Commenting on the rescue Fenit RNLI Lifeboat Operations Manager Gerard O’Donnell said, ‘ After a long and exhaustive search, members of the lifeboat crew were overjoyed to sight the missing swimmer in the water. They had been scanning the water for any sign of movement and were worried with light fading would not find anyone. Even at this time of year, the water can be very cold and as yet we don’t know how long this person was in the water and when they entered it. When the lifeboat crew found them they were a good distance from the shore and were exhausted.’

‘We would advise that anyone undertaking a swim lets people know where they are going and when they expected back. This was a very lucky individual.’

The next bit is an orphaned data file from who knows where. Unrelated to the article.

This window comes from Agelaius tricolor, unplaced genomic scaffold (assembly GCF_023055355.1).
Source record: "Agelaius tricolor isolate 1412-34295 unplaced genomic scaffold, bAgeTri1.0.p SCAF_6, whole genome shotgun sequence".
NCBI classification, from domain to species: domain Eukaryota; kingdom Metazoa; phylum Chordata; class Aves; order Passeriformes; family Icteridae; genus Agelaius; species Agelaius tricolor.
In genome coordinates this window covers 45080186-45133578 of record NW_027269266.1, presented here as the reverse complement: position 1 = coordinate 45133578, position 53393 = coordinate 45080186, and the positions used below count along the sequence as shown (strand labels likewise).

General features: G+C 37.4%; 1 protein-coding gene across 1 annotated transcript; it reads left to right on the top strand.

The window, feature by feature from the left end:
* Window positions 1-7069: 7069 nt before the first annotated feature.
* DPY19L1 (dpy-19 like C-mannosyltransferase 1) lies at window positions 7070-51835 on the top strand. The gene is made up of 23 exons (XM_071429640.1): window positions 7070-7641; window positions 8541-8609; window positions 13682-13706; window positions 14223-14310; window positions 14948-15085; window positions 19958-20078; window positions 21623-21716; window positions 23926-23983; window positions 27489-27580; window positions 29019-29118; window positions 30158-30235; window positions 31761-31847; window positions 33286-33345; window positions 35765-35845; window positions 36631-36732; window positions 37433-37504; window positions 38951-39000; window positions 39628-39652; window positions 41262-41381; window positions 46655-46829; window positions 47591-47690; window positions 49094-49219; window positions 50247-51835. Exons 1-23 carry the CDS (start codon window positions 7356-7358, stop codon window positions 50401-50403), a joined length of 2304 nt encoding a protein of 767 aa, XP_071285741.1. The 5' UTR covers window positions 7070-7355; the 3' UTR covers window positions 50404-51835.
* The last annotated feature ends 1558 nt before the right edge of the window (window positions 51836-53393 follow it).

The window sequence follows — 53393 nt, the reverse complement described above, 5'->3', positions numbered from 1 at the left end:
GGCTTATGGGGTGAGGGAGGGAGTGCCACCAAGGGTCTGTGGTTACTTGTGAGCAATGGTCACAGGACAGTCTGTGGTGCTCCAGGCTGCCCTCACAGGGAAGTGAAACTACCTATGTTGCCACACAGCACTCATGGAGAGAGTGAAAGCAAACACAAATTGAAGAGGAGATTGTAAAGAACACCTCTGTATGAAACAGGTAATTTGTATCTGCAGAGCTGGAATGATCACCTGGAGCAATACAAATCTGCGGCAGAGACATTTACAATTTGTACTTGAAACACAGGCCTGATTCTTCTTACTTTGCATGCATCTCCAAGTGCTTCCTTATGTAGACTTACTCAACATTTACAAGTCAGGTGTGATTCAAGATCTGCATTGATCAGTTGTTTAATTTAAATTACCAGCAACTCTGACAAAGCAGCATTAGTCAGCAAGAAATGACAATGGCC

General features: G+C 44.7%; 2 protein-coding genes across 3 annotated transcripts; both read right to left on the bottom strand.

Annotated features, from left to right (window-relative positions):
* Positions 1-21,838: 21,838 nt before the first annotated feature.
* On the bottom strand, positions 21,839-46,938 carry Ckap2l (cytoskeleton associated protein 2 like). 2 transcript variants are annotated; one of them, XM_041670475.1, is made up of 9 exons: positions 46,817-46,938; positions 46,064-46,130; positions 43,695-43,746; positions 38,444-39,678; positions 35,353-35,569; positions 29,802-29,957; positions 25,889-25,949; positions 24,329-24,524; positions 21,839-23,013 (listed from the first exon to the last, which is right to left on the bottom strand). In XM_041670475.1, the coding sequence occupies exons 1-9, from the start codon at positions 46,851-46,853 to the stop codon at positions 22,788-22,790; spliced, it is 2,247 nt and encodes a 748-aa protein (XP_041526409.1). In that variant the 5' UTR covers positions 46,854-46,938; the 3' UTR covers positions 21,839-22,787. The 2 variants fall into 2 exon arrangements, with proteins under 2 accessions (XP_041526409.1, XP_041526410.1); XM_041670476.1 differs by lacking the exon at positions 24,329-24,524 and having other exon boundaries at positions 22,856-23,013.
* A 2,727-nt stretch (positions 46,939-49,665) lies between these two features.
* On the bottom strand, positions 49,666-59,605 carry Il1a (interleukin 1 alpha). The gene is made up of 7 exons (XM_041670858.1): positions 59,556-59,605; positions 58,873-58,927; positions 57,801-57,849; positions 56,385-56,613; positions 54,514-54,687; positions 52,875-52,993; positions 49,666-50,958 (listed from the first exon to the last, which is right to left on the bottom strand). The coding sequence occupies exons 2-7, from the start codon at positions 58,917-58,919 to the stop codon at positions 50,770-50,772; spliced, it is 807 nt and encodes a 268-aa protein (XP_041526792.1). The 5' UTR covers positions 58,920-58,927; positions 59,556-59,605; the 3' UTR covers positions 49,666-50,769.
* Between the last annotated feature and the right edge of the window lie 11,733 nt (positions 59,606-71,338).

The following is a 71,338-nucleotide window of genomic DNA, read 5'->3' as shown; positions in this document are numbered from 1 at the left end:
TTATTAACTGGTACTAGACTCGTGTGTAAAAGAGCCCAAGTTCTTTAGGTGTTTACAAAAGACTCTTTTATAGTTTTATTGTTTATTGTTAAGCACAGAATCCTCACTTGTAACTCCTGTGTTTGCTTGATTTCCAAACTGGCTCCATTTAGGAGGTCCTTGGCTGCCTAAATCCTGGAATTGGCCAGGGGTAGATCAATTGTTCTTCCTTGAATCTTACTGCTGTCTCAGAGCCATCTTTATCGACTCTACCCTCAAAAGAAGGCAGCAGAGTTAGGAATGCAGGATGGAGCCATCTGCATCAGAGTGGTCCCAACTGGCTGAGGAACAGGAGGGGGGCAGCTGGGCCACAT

Published in RNLI Lifeboats
Tagged under

Aran Islands RNLI’s volunteer lifeboat crew were called to two medical evacuations from Inis Oirr and Inis Mór yesterday (Sunday 22 August).

At 3.42 pm the crew were asked by the Irish Coast Guard to launch their all-weather Severn class lifeboat to a medical evacuation of a young male on a day trip to Inis Oirr who had sustained an injury to his arm after a fall from a bicycle.

The lifeboat launched under Coxswain Tommy Dirrane and a full crew onboard and headed straight for Inis Oirr. Conditions at the time of launching was good with calm seas and good visibility.

With the lifeboat alongside the pier in Inis Oirr, the patient was brought safely aboard the lifeboat by the crew. The lifeboat then headed straight for Rossaveal Harbour and the waiting ambulance.